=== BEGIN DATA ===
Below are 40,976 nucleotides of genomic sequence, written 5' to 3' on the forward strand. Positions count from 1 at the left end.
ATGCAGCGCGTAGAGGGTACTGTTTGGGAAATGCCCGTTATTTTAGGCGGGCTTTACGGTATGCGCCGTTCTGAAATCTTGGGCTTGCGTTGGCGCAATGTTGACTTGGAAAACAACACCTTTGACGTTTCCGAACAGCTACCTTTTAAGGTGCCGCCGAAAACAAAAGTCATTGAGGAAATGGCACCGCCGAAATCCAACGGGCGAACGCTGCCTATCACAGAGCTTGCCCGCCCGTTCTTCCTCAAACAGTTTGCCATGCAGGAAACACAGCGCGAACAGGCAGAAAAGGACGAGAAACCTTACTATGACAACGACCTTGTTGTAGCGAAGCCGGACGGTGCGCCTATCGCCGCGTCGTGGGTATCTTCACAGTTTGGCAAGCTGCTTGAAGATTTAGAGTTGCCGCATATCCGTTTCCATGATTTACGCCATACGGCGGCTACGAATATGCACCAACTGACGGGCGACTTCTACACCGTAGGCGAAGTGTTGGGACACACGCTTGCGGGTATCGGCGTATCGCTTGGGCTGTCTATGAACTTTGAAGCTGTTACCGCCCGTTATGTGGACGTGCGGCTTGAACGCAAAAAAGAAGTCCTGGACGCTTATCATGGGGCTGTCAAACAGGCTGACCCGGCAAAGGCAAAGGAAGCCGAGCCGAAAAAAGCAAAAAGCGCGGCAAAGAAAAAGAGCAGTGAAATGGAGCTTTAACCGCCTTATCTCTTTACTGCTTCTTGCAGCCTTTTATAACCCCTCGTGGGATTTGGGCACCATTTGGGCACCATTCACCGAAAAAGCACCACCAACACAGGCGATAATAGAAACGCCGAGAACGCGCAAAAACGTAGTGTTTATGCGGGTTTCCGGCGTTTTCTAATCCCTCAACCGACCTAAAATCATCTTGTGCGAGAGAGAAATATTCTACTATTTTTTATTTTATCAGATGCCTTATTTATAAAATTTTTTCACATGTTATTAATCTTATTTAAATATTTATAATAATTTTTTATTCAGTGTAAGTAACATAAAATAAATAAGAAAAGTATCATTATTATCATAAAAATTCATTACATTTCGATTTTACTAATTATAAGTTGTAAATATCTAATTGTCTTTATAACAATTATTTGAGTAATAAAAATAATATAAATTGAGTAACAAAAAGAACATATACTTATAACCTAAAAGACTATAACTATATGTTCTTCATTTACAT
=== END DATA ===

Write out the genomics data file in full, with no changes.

Below are 40,976 nucleotides of genomic sequence, written 5' to 3' on the forward strand. Positions count from 1 at the left end.
ATGCAGCGCGTAGAGGGTACTGTTTGGGAAATGCCCGTTATTTTAGGCGGGCTTTACGGTATGCGCCGTTCTGAAATCTTGGGCTTGCGTTGGCGCAATGTTGACTTGGAAAACAACACCTTTGACGTTTCCGAACAGCTACCTTTTAAGGTGCCGCCGAAAACAAAAGTCATTGAGGAAATGGCACCGCCGAAATCCAACGGGCGAACGCTGCCTATCACAGAGCTTGCCCGCCCGTTCTTCCTCAAACAGTTTGCCATGCAGGAAACACAGCGCGAACAGGCAGAAAAGGACGAGAAACCTTACTATGACAACGACCTTGTTGTAGCGAAGCCGGACGGTGCGCCTATCGCCGCGTCGTGGGTATCTTCACAGTTTGGCAAGCTGCTTGAAGATTTAGAGTTGCCGCATATCCGTTTCCATGATTTACGCCATACGGCGGCTACGAATATGCACCAACTGACGGGCGACTTCTACACCGTAGGCGAAGTGTTGGGACACACGCTTGCGGGTATCGGCGTATCGCTTGGGCTGTCTATGAACTTTGAAGCTGTTACCGCCCGTTATGTGGACGTGCGGCTTGAACGCAAAAAAGAAGTCCTGGACGCTTATCATGGGGCTGTCAAACAGGCTGACCCGGCAAAGGCAAAGGAAGCCGAGCCGAAAAAAGCAAAAAGCGCGGCAAAGAAAAAGAGCAGTGAAATGGAGCTTTAACCGCCTTATCTCTTTACTGCTTCTTGCAGCCTTTTATAACCCCTCGTGGGATTTGGGCACCATTTGGGCACCATTCACCGAAAAAGCACCACCAACACAGGCGATAATAGAAACGCCGAGAACGCGCAAAAACGTAGTGTTTATGCGGGTTTCCGGCGTTTTCTAATCCCTCAACCGACCTAAAATCATCTTGTGCGAGAGAGAAATATTCTACTATTTTTTATTTTATCAGATGCCTTATTTATAAAATTTTTTCACATGTTATTAATCTTATTTAAATATTTATAATAATTTTTTATTCAGTGTAAGTAACATAAAATAAATAAGAAAAGTATCATTATTATCATAAAAATTCATTACATTTCGATTTTACTAATTATAAGTTGTAAATATCTAATTGTCTTTATAACAATTATTTGAGTAATAAAAATAATATAAATTGAGTAACAAAAAGAACATATACTTATAACCTAAAAGACTATAACTATATGTTCTTCATTTACAT